Since the referendum, and perhaps long before, sections of the population have been in a perpetual angst from thinking the worst. Recently there’s been the rise of Greta Thunberg and Extinction Rebellion asserting that we’re all doomed unless carbon dioxide emissions are drastically reduced. I accept the scientific consensus on climate change, but I don’t take climate predictions as gospel. Science is a process of continual discovery and refinement, and it’s not as if there haven’t been failed climate predictions.

The so-called ‘Climategate’ scandal in 2009 about the work of the Climatic Research Unit (CRU) at the University of East Anglia shone a light on academic coding standards, amongst other things. Their modelling software was so badly written that a programmer couldn’t reproduce previous results, and encountered many coding and database problems. Given the recent revelations about Neil Ferguson’s software for his flu pandemic model, there’s reason to suspect that poor standards of software engineering in academia are endemic.

Mathematical models can be useful in some circumstances – if they’ve been rigorously reviewed and tested, and everyone involved understands their assumptions and limitations. The reliability of short-term weather forecasts is a good example. Yet we shouldn’t fall into the trap of believing that all models are necessarily good at predicting the future just because they have mathematics which most of us may not be able to understand. Instead of lapsing into a belief in models like a form of 21st-century divination, we should remain ever sceptical and only accept the highest standards in producing them.

There seem to be four key elements of a useful predictive model:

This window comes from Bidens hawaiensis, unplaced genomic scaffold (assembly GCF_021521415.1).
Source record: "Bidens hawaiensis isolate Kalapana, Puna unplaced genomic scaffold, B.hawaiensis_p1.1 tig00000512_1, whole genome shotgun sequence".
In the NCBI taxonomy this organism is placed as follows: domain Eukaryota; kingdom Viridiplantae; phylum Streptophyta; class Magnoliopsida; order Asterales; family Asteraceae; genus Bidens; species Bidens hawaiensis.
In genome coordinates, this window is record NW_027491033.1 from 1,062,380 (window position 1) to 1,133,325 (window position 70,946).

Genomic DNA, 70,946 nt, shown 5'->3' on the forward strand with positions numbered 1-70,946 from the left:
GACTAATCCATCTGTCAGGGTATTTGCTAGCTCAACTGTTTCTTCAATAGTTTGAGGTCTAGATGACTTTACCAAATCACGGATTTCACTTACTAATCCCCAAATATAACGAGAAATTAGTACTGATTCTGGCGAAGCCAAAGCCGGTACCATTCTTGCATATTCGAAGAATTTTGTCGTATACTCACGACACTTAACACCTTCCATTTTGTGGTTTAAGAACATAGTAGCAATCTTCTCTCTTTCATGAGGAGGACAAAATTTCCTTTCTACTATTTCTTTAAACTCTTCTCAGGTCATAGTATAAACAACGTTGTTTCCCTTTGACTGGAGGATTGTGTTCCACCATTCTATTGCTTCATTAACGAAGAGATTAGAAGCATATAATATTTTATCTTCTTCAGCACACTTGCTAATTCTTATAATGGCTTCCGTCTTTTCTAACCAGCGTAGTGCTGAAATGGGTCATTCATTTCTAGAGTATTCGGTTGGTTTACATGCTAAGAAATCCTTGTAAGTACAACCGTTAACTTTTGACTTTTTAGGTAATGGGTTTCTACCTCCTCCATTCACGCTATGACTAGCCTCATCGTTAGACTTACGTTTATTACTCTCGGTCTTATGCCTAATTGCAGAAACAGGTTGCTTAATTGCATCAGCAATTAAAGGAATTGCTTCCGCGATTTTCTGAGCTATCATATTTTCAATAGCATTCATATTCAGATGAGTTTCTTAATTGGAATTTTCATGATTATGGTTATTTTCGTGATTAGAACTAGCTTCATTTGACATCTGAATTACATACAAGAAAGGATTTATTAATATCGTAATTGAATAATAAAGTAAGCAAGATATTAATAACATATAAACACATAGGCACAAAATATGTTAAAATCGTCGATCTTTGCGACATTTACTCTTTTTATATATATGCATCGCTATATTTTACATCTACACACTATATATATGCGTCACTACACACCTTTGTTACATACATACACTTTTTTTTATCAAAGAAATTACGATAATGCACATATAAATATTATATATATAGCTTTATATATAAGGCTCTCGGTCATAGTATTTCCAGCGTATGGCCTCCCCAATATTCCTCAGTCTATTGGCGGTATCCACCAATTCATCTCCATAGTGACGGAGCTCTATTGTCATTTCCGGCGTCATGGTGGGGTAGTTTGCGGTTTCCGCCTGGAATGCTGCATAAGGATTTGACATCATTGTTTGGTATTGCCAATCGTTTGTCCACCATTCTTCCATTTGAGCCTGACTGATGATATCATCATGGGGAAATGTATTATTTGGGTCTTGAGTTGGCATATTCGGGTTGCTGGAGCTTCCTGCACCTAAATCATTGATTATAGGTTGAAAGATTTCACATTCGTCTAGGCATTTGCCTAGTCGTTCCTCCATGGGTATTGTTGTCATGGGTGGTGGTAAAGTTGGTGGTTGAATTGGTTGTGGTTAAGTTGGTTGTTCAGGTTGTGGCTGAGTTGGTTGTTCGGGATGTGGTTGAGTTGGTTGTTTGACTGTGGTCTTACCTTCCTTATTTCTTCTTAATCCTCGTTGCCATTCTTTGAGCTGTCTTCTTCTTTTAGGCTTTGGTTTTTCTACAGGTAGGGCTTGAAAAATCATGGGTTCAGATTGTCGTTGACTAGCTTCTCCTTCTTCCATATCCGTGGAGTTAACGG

1. The mathematics and algorithm

2. The theoretical assumptions

3. The input data

4. The software that implements the model.

Even if (1) is sufficiently correct, (2), (3) and (4) must also be correct. Climategate and reviews of Ferguson’s code throw (4) into serious doubt for their models. We can also doubt whether (2) and (3) are correct. For example, Ferguson predicted that Sweden would have a much higher number of Covid-19 deaths if they didn’t enact a lockdown rather than the restrictions they carried on with. Sweden’s deaths have stubbornly refused to match his prediction.

Going back nearly two decades we find Ferguson’s work was instrumental in the government’s response to the 2001 Foot and Mouth outbreak. The result was a mass slaughter of millions of cows and sheep, and the suicide of several farmers. Subsequent work by a Professor of Veterinary Epidemiology has claimed that Ferguson’s model was severely flawed. Ferguson himself acknowledged that he was working in real time with limited data. This is surely a reason to doubt the use of a model in that situation, even if we don’t know what would have happened if the modelling was ignored and a different approach to containing the disease been taken.

Whenever the output of models have been used in public policy making, all those involved should be held accountable. We need to consider whether potentially bad predictions are better than no prediction, especially since several models have, unfortunately, become inextricably linked with political and moral worldviews.